Doors open at 6:30 and the movie starts at 7 p.m., to be followed by a discussion featuring Dylan Tomine, one of the film’s producers and a Bainbridge Island resident, and Kurt Beardslee, director of the Wild Fish Conservancy.

“About three-fourths of [the film] is about the government-run hatchery programs all over the world and the other fourth is about fish farms, which are also proliferating all around the world,” Tomine said. “I live on Bainbridge Island and we’re pretty strongly affected by the fish farm here, that’s off Point White, and so it made sense to shoot some of the film here.

“This is a timely screening,” he added, “especially here on Bainbridge.

“With Cooke Aquaculture pushing to circumvent the will of Washington voters by exploiting a loophole in the legislation affecting net pens, including the one here off Point White, it’s critical that citizens know what’s going on.”

The film also covers the plight of southern resident killer whales and how artificial propagation of Chinook salmon is reportedly pushing them, and wild Chinook salmon, closer to extinction.

“With the governor’s orca task force misguidedly, or self-servingly, recommending more hatchery production of Chinook salmon to ‘feed the whales,’ again, it’s critical that taxpayers know what they’ll be paying for,” Tomine said. “The state has been very supportive of [Cooke Aquaculture], to the point that when they had the Piscine reovirus (a highly contagious disease strongly linked to a heart disease in salmon) outbreak there, which was the first fish farm outbreak in the lower 48 of that disease, the state wanted to come on board there … and do sampling and Cooke told them no and the state oversight [officials] said, ‘OK.’ They said, ‘We won’t come and check.’”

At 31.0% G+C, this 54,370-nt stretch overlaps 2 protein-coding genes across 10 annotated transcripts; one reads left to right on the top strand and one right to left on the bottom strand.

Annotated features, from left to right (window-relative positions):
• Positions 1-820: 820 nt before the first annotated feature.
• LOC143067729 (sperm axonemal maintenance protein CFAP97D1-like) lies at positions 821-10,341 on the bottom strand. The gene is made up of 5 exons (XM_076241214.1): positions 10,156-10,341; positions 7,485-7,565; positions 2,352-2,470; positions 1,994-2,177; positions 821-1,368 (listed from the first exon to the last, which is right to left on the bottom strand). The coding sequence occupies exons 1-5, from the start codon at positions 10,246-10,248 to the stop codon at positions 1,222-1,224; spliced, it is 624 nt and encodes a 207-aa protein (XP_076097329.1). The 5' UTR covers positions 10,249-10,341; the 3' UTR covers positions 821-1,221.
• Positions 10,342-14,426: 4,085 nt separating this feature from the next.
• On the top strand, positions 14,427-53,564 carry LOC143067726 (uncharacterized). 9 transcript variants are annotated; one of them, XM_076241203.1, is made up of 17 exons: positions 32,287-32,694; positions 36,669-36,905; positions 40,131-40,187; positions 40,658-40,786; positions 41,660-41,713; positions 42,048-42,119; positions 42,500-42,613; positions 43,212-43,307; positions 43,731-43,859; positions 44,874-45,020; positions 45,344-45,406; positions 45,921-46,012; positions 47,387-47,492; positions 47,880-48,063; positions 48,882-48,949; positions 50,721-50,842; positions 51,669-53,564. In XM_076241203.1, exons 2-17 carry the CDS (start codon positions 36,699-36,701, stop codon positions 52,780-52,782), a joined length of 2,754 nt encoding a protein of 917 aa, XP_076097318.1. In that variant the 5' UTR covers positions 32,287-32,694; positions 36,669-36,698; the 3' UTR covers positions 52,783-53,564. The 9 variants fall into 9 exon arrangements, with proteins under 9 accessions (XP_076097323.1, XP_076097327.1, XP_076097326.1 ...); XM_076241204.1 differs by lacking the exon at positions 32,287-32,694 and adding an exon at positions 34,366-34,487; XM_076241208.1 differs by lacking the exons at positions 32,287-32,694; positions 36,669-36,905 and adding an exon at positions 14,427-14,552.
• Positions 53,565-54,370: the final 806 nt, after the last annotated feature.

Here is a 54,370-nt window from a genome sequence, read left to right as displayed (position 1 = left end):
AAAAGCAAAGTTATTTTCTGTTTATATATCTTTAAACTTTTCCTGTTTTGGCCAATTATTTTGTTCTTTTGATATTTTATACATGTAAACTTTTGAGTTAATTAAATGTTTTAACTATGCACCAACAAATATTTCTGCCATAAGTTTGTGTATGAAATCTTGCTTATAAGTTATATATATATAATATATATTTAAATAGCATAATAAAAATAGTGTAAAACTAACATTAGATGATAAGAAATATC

Timely as it is, the film has actually been in production for some time.

“I really started working on this film in a lot of ways in 2001,” Tomine said.